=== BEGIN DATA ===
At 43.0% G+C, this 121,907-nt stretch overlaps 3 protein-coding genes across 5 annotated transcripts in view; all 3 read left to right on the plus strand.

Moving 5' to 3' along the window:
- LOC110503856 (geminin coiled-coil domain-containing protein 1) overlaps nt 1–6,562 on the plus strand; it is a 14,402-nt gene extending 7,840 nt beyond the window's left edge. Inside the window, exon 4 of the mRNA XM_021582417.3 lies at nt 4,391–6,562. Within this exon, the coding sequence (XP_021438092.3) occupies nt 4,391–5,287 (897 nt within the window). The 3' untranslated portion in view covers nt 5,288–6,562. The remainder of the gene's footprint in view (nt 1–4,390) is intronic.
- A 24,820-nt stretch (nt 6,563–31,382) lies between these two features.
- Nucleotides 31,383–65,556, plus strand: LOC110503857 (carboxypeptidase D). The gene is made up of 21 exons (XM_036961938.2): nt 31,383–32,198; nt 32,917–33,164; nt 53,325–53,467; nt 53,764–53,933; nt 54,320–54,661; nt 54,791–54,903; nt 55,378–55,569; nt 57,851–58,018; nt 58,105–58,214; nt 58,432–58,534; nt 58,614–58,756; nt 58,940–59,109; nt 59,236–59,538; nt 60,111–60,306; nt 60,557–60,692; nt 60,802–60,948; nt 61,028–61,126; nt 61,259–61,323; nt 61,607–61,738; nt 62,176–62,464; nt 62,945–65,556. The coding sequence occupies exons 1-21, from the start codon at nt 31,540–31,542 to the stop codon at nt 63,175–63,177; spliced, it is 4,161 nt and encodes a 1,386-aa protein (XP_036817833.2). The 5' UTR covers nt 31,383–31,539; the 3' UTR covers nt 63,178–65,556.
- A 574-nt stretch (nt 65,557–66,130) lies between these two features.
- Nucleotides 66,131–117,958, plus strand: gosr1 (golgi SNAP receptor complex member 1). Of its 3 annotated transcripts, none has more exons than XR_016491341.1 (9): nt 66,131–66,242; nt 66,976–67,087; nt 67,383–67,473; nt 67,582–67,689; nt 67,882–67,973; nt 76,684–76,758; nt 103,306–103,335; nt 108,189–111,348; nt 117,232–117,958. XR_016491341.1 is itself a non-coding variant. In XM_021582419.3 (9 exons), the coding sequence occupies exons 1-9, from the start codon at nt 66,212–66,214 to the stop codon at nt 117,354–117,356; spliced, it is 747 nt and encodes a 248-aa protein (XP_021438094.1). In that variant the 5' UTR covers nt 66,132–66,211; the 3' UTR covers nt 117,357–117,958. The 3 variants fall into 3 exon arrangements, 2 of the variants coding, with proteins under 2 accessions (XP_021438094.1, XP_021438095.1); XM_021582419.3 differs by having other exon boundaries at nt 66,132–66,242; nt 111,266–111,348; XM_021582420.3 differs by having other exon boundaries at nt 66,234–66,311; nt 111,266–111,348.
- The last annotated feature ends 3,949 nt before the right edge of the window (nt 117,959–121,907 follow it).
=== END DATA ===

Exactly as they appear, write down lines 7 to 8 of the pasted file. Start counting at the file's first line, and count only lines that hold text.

- Nucleotides 66,131–117,958, plus strand: gosr1 (golgi SNAP receptor complex member 1). Of its 3 annotated transcripts, none has more exons than XR_016491341.1 (9): nt 66,131–66,242; nt 66,976–67,087; nt 67,383–67,473; nt 67,582–67,689; nt 67,882–67,973; nt 76,684–76,758; nt 103,306–103,335; nt 108,189–111,348; nt 117,232–117,958. XR_016491341.1 is itself a non-coding variant. In XM_021582419.3 (9 exons), the coding sequence occupies exons 1-9, from the start codon at nt 66,212–66,214 to the stop codon at nt 117,354–117,356; spliced, it is 747 nt and encodes a 248-aa protein (XP_021438094.1). In that variant the 5' UTR covers nt 66,132–66,211; the 3' UTR covers nt 117,357–117,958. The 3 variants fall into 3 exon arrangements, 2 of the variants coding, with proteins under 2 accessions (XP_021438094.1, XP_021438095.1); XM_021582419.3 differs by having other exon boundaries at nt 66,132–66,242; nt 111,266–111,348; XM_021582420.3 differs by having other exon boundaries at nt 66,234–66,311; nt 111,266–111,348.
- The last annotated feature ends 3,949 nt before the right edge of the window (nt 117,959–121,907 follow it).